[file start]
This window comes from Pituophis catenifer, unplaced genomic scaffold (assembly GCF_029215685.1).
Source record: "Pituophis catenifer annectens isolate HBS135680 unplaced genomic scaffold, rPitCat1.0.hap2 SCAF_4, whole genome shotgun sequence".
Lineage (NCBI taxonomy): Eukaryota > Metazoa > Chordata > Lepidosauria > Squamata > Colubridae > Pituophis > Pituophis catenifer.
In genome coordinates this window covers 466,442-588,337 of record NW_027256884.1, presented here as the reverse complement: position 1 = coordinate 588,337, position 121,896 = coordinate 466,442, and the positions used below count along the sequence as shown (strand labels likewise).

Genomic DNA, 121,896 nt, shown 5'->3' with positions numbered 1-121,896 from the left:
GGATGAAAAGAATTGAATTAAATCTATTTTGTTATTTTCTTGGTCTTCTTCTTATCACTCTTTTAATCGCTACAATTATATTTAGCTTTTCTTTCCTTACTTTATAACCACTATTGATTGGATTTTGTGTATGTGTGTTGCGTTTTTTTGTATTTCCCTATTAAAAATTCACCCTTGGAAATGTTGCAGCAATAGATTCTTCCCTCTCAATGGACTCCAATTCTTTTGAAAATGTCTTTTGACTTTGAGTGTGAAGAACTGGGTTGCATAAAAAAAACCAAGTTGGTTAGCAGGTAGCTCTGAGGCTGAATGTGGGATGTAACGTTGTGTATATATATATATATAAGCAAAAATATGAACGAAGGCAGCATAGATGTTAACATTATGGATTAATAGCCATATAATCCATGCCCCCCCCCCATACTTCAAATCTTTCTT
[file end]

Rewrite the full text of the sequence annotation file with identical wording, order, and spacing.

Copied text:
This window comes from Pituophis catenifer, unplaced genomic scaffold (assembly GCF_029215685.1).
Source record: "Pituophis catenifer annectens isolate HBS135680 unplaced genomic scaffold, rPitCat1.0.hap2 SCAF_4, whole genome shotgun sequence".
Lineage (NCBI taxonomy): Eukaryota > Metazoa > Chordata > Lepidosauria > Squamata > Colubridae > Pituophis > Pituophis catenifer.
In genome coordinates this window covers 466,442-588,337 of record NW_027256884.1, presented here as the reverse complement: position 1 = coordinate 588,337, position 121,896 = coordinate 466,442, and the positions used below count along the sequence as shown (strand labels likewise).

Genomic DNA, 121,896 nt, shown 5'->3' with positions numbered 1-121,896 from the left:
GGATGAAAAGAATTGAATTAAATCTATTTTGTTATTTTCTTGGTCTTCTTCTTATCACTCTTTTAATCGCTACAATTATATTTAGCTTTTCTTTCCTTACTTTATAACCACTATTGATTGGATTTTGTGTATGTGTGTTGCGTTTTTTTGTATTTCCCTATTAAAAATTCACCCTTGGAAATGTTGCAGCAATAGATTCTTCCCTCTCAATGGACTCCAATTCTTTTGAAAATGTCTTTTGACTTTGAGTGTGAAGAACTGGGTTGCATAAAAAAAACCAAGTTGGTTAGCAGGTAGCTCTGAGGCTGAATGTGGGATGTAACGTTGTGTATATATATATATATAAGCAAAAATATGAACGAAGGCAGCATAGATGTTAACATTATGGATTAATAGCCATATAATCCATGCCCCCCCCCCATACTTCAAATCTTTCTT